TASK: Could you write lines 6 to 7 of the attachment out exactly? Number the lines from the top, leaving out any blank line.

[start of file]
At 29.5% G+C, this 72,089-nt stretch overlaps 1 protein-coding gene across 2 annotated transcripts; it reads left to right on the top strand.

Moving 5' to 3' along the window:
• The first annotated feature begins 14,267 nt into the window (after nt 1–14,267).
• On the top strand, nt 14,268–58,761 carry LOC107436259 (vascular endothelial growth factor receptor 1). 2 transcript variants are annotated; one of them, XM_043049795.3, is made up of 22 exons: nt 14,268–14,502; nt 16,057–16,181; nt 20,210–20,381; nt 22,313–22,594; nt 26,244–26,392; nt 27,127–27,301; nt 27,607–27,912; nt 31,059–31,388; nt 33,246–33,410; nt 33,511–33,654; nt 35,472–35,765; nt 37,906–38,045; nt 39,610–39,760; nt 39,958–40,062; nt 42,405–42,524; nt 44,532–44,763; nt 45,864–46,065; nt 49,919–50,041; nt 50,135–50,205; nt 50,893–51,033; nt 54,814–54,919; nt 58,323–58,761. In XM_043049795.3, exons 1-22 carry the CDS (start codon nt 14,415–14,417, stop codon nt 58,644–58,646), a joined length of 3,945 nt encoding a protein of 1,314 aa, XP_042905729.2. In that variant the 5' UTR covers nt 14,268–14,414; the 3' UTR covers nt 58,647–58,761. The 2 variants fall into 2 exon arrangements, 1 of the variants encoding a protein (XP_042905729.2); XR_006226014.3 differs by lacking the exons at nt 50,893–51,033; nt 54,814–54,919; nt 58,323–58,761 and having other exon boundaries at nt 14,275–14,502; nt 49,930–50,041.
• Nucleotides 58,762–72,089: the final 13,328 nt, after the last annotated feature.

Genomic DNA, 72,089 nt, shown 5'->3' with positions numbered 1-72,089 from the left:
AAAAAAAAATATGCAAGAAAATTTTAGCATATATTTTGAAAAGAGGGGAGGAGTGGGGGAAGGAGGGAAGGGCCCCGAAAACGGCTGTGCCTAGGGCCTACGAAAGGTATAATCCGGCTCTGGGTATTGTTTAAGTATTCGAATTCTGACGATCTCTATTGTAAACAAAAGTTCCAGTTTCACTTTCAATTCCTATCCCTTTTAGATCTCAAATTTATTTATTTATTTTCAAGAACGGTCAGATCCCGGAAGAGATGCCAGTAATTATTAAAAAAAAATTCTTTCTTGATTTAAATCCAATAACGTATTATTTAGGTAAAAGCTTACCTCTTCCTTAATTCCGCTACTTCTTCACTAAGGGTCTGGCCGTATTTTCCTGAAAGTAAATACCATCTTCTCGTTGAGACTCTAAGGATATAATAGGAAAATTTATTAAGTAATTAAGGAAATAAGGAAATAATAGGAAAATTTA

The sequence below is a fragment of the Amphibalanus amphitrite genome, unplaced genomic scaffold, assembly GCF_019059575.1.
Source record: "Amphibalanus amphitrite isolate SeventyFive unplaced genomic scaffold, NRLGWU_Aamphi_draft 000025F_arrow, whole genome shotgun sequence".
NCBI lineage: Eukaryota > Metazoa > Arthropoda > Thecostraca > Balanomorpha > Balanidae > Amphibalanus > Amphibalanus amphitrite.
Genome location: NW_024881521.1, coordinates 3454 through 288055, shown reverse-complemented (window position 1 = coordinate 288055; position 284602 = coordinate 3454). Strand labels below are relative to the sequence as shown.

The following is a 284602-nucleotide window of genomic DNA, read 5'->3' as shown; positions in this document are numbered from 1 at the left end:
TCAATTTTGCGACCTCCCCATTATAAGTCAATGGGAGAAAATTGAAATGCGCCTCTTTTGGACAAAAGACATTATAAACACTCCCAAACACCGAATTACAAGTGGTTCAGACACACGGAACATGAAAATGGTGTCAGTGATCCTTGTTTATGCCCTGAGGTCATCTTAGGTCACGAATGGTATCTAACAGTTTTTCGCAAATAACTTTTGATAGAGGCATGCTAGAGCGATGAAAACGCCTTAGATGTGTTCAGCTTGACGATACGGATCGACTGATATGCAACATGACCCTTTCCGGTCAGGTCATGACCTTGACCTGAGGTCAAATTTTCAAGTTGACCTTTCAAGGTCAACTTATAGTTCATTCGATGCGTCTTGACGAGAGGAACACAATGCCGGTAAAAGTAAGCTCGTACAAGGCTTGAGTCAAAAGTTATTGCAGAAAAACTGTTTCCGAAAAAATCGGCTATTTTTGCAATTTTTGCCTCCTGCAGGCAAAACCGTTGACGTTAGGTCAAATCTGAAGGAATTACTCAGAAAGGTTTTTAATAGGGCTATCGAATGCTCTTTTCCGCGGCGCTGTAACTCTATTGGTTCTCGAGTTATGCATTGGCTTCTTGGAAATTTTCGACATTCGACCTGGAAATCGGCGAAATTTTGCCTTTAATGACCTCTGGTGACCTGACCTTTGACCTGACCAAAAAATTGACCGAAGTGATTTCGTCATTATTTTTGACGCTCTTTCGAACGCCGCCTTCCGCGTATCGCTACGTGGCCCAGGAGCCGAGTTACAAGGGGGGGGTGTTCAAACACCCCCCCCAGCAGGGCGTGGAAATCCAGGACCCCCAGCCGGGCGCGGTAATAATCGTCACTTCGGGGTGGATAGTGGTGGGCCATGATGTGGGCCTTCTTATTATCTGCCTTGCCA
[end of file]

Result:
Genomic DNA, 72,089 nt, shown 5'->3' with positions numbered 1-72,089 from the left:
AAAAAAAAATATGCAAGAAAATTTTAGCATATATTTTGAAAAGAGGGGAGGAGTGGGGGAAGGAGGGAAGGGCCCCGAAAACGGCTGTGCCTAGGGCCTACGAAAGGTATAATCCGGCTCTGGGTATTGTTTAAGTATTCGAATTCTGACGATCTCTATTGTAAACAAAAGTTCCAGTTTCACTTTCAATTCCTATCCCTTTTAGATCTCAAATTTATTTATTTATTTTCAAGAACGGTCAGATCCCGGAAGAGATGCCAGTAATTATTAAAAAAAAATTCTTTCTTGATTTAAATCCAATAACGTATTATTTAGGTAAAAGCTTACCTCTTCCTTAATTCCGCTACTTCTTCACTAAGGGTCTGGCCGTATTTTCCTGAAAGTAAATACCATCTTCTCGTTGAGACTCTAAGGATATAATAGGAAAATTTATTAAGTAATTAAGGAAATAAGGAAATAATAGGAAAATTTA